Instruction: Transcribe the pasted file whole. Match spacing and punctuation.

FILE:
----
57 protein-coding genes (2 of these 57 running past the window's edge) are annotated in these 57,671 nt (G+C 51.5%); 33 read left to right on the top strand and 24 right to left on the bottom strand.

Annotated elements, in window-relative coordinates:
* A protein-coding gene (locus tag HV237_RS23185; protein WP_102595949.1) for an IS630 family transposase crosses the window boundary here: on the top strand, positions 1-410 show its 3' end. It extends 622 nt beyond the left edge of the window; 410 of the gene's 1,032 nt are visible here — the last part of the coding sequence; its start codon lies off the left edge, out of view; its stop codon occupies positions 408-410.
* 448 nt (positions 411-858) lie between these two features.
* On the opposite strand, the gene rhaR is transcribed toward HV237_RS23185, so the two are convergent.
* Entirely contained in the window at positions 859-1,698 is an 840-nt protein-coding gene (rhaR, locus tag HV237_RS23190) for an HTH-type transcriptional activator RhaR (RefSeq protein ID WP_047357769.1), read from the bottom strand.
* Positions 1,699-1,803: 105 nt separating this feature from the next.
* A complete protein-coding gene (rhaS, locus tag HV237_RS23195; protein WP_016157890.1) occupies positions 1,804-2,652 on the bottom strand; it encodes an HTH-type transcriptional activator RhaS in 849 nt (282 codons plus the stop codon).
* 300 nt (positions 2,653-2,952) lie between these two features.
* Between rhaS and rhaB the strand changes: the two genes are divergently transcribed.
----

57 protein-coding genes (2 of these 57 running past the window's edge) are annotated in these 57,671 nt (G+C 51.5%); 33 read left to right on the top strand and 24 right to left on the bottom strand.

Annotated elements, in window-relative coordinates:
* A protein-coding gene (locus tag HV237_RS23185; protein WP_102595949.1) for an IS630 family transposase crosses the window boundary here: on the top strand, positions 1-410 show its 3' end. It extends 622 nt beyond the left edge of the window; 410 of the gene's 1,032 nt are visible here — the last part of the coding sequence; its start codon lies off the left edge, out of view; its stop codon occupies positions 408-410.
* 448 nt (positions 411-858) lie between these two features.
* On the opposite strand, the gene rhaR is transcribed toward HV237_RS23185, so the two are convergent.
* Entirely contained in the window at positions 859-1,698 is an 840-nt protein-coding gene (rhaR, locus tag HV237_RS23190) for an HTH-type transcriptional activator RhaR (RefSeq protein ID WP_047357769.1), read from the bottom strand.
* Positions 1,699-1,803: 105 nt separating this feature from the next.
* A complete protein-coding gene (rhaS, locus tag HV237_RS23195; protein WP_016157890.1) occupies positions 1,804-2,652 on the bottom strand; it encodes an HTH-type transcriptional activator RhaS in 849 nt (282 codons plus the stop codon).
* 300 nt (positions 2,653-2,952) lie between these two features.
* Between rhaS and rhaB the strand changes: the two genes are divergently transcribed.